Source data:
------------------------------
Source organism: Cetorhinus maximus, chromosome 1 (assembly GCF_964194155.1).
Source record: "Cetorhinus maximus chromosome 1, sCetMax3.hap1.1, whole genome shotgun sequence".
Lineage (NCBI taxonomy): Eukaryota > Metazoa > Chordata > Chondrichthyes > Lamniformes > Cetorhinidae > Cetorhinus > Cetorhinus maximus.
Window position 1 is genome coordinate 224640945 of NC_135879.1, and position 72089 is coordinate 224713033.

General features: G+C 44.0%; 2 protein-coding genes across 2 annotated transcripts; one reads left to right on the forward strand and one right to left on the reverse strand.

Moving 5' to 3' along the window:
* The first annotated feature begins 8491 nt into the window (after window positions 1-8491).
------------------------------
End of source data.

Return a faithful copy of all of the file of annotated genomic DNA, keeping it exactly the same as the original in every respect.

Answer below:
Source organism: Cetorhinus maximus, chromosome 1 (assembly GCF_964194155.1).
Source record: "Cetorhinus maximus chromosome 1, sCetMax3.hap1.1, whole genome shotgun sequence".
Lineage (NCBI taxonomy): Eukaryota > Metazoa > Chordata > Chondrichthyes > Lamniformes > Cetorhinidae > Cetorhinus > Cetorhinus maximus.
Window position 1 is genome coordinate 224640945 of NC_135879.1, and position 72089 is coordinate 224713033.

General features: G+C 44.0%; 2 protein-coding genes across 2 annotated transcripts; one reads left to right on the forward strand and one right to left on the reverse strand.

Moving 5' to 3' along the window:
* The first annotated feature begins 8491 nt into the window (after window positions 1-8491).